Line B (3.Nf3) is less of a concern to me. I'd rather transpose to another Scandinavian line than go 3...Bg4 as I have some experience in other lines:




In Line C with 3.Bb5+ GM Smerdon likes 3...Nbd7!? I agree that Black is OK there, although 3...Bd7 will probably remain my preference and he analyses a nice gambit idea there. I guess a player's preference depends on whether he prefers to face 3...Bd7 4.Be2 or 3...Nbd7 4.Nf3 Nxd5 5.d4 as in both cases Black is playing for equality:




In most lines there are lots of alternative approaches and ideas for Black. It's clear GM Smerdon has made a big effort to be as thorough as possible. Just one example:




The only exception to this thorough approach that I've seen so far is with 2.Nc3. Here the most ambitious approach 2...d4!? 3.Nce2 e5 is recommended but I think that a lot of White's most interesting ideas aren't mentioned:




Overall I really, really like this book  Grin My comments above perhaps don't do it full justice, as I look at the boring options and not cool stuff like 3.d4 Bg4 4.f3 Bf5 5.c4 e6 6.dxe6 Nc6! and 5.Bb5+ Nbd7 6.c4 (both are more common than 4.Bb5+ in practice) or more normal lines like 3.d4 Bg4 4.Be2 and 4.Nf3. Those are all covered really well IMO and give nice ideas that you have very good chances to use directly in your games.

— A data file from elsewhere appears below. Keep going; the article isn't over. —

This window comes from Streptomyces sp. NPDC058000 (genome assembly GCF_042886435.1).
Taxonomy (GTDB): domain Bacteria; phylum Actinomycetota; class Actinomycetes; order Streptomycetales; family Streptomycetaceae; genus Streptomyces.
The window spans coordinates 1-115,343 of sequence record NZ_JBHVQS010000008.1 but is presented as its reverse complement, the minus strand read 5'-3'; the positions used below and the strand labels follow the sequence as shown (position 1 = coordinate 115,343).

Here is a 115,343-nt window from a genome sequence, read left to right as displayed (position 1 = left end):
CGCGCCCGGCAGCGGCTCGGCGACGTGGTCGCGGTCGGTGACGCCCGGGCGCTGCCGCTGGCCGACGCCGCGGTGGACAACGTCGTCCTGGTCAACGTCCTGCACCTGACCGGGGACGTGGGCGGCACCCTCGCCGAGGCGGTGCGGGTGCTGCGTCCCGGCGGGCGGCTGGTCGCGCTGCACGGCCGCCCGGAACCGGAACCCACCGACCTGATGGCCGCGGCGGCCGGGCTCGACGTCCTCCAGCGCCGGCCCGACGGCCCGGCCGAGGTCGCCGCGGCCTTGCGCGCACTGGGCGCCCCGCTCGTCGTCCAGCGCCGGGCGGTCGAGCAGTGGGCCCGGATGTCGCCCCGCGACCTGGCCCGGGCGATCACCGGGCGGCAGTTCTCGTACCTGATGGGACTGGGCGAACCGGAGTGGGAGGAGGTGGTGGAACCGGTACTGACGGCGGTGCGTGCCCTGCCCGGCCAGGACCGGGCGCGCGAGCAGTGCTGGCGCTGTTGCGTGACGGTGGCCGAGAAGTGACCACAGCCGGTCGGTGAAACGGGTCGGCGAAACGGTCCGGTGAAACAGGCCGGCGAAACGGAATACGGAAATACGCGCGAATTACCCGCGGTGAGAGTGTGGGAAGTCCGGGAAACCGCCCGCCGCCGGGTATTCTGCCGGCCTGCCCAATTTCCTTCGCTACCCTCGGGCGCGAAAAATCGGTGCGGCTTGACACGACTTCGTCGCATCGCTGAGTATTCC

Thanks smurfo  Grin
  

FIDE: ~2100
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RoleyPoley
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Re: Scandinavian Portuguese...again!?
Reply #109 - 09/09/15 at 22:05:21
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Got my copy. Havent had time to read it though from a quick glance i'm liking the lay out.
  

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Victor Bologan.
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Re: Scandinavian Portuguese...again!?
Reply #108 - 09/07/15 at 19:29:18
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Ordered mine too  Wink
  

"As Mikhail Tal would say ' Let's have a bit of hooliganism! '"

Victor Bologan.
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Re: Scandinavian Portuguese...again!?
Reply #107 - 09/07/15 at 09:31:33
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Ordered it today via Niggemann. Hope it arrives on my birthday (11-9)

Cheesy
  
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RoleyPoley
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Re: Scandinavian Portuguese...again!?
Reply #106 - 09/06/15 at 22:13:10
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Looks really good. The sort of book i was hoping for. Cant wait to get my hands on a copy. Smiley
  

"As Mikhail Tal would say ' Let's have a bit of hooliganism! '"

Victor Bologan.
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Re: Scandinavian Portuguese...again!?
Reply #105 - 09/06/15 at 20:04:11
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I hope An Open Letter to Scandinavia and Portugal won't follow too soon   Smiley